The culture cure: how art can be a powerful healing experience

This post was originally published on The Guardian Culture

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Humans often find catharsis through creating art, while looking at paintings and sculptures can light up the pleasure centre in the brain and release dopamine

“From delighting in the creativity of others, seeing something from a different perspective, sharing that experience or forging connections, I know I always leave our galleries feeling energised, inspired and uplifted,” says Karin Hindsbo, the director of Tate Modern – and she’s certainly not alone. According to a recent study, looking at art can light up the pleasure centre in the brain and release dopamine, the feel-good chemical – which is why visiting a gallery can be a valuable act of self-care, especially in the cold, dark winter months.

East London-based art therapist Alex Monk says viewing art in-person in a gallery, rather than virtually, elevates the experience: “It might be the smell, or even seeing the shine of the paint. You might even be able to interact with the art on another level,” he says. “There is also a community aspect to walking around the gallery and looking at paintings or sculptures, which is very important.”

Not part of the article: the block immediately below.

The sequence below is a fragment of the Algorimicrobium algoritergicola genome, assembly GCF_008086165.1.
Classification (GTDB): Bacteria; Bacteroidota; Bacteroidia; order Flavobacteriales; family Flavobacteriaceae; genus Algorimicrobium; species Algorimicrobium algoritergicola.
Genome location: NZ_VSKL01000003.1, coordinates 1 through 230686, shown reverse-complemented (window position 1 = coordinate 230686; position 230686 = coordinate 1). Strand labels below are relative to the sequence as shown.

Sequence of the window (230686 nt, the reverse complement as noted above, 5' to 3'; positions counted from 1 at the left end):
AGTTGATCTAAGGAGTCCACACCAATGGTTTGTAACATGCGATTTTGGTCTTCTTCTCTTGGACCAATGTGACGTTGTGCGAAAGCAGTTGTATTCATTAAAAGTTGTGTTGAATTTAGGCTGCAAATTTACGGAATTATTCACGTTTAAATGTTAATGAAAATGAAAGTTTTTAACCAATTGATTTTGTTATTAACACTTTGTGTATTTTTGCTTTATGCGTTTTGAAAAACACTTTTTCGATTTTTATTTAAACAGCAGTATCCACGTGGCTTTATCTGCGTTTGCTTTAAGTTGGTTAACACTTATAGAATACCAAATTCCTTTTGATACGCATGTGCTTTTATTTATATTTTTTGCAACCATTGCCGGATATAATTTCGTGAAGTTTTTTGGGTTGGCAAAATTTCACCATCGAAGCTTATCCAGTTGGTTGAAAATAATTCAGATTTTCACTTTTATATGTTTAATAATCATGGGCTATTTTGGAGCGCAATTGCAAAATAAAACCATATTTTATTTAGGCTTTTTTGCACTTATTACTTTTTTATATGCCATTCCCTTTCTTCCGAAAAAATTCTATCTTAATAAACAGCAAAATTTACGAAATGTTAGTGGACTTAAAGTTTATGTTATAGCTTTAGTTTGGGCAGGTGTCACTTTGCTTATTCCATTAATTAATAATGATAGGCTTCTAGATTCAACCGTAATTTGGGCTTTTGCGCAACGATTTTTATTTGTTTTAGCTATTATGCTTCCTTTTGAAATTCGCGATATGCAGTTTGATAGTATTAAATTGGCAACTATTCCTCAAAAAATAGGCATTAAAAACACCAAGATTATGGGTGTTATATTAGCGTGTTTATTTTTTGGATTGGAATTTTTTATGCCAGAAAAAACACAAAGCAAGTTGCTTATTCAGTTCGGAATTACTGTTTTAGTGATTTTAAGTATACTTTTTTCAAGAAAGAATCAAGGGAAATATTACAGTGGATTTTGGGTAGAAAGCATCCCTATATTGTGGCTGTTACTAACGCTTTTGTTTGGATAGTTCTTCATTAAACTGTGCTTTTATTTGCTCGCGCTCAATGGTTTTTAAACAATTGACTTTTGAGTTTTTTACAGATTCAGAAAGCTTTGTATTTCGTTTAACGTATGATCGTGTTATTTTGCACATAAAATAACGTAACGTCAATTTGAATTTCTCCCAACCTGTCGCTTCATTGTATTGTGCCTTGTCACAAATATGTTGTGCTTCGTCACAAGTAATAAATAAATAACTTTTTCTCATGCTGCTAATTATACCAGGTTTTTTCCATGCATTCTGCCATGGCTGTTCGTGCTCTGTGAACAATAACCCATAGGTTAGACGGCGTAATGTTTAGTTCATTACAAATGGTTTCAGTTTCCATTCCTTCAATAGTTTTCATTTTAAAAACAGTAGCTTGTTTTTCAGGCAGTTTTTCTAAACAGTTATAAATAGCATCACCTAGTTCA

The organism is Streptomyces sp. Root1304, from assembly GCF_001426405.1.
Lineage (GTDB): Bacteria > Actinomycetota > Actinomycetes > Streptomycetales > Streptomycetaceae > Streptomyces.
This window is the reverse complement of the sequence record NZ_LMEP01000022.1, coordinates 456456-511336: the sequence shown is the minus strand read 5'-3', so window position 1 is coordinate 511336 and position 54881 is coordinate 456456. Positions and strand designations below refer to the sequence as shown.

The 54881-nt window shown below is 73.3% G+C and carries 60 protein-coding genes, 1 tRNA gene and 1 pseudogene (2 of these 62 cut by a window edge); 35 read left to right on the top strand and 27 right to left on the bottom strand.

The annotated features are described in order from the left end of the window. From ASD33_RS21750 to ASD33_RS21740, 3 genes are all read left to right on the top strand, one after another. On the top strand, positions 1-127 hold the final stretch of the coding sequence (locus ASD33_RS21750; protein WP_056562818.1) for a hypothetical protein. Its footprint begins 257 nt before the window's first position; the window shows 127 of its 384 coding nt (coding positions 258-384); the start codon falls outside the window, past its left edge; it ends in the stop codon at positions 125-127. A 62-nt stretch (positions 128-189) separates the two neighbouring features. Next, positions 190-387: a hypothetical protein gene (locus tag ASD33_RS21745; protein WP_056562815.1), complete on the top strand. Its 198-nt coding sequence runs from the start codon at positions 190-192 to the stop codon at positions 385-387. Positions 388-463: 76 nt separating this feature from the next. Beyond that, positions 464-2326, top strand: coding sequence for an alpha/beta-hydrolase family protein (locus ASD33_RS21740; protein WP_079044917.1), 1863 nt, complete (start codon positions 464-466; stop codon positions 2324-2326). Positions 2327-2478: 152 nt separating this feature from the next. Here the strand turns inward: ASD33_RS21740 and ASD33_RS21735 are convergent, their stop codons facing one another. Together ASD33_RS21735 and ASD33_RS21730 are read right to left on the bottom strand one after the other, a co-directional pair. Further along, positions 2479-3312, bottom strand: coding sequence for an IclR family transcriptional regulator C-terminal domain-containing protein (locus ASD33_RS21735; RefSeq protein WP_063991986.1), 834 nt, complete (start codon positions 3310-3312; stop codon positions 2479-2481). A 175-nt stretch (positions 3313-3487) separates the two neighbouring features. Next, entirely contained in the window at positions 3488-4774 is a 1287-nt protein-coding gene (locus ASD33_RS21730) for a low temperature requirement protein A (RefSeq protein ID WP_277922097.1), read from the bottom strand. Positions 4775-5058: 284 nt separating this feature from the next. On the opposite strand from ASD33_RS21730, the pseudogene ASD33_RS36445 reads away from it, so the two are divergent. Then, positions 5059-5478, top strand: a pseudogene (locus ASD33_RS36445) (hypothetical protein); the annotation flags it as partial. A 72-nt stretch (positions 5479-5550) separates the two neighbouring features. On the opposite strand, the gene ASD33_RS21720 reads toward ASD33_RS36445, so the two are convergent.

It helps that many galleries and museums are works of art in their own right; from the Tate Modern’s colossal Turbine Hall – a space so spectacular that it inspires its own creations, such as El Anatsui’s Behind the Red Moon, a monumental sculptural installation made of thousands of metal bottle tops and fragments, which is currently on show there – to the Grade II grandeur of Tate Britain, with its opulent circular balcony and domed atrium. These are public spaces with pizazz – a break from the everyday.

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